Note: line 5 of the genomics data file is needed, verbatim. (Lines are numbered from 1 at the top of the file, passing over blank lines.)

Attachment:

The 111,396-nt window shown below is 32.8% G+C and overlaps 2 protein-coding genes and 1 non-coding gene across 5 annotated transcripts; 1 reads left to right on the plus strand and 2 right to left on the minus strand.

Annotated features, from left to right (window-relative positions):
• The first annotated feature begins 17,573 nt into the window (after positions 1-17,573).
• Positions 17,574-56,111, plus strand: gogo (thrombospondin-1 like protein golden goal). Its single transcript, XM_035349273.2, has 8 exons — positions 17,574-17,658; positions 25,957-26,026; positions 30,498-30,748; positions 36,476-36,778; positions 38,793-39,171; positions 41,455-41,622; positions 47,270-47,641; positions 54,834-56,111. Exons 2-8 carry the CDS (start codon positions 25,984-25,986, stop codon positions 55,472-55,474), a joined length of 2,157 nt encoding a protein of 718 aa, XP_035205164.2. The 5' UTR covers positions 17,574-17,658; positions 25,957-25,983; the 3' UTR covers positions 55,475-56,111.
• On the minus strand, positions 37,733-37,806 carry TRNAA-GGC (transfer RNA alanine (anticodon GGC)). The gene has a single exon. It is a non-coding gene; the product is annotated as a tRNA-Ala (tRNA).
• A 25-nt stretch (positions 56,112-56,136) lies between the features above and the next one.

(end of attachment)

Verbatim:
• On the minus strand, positions 37,733-37,806 carry TRNAA-GGC (transfer RNA alanine (anticodon GGC)). The gene has a single exon. It is a non-coding gene; the product is annotated as a tRNA-Ala (tRNA).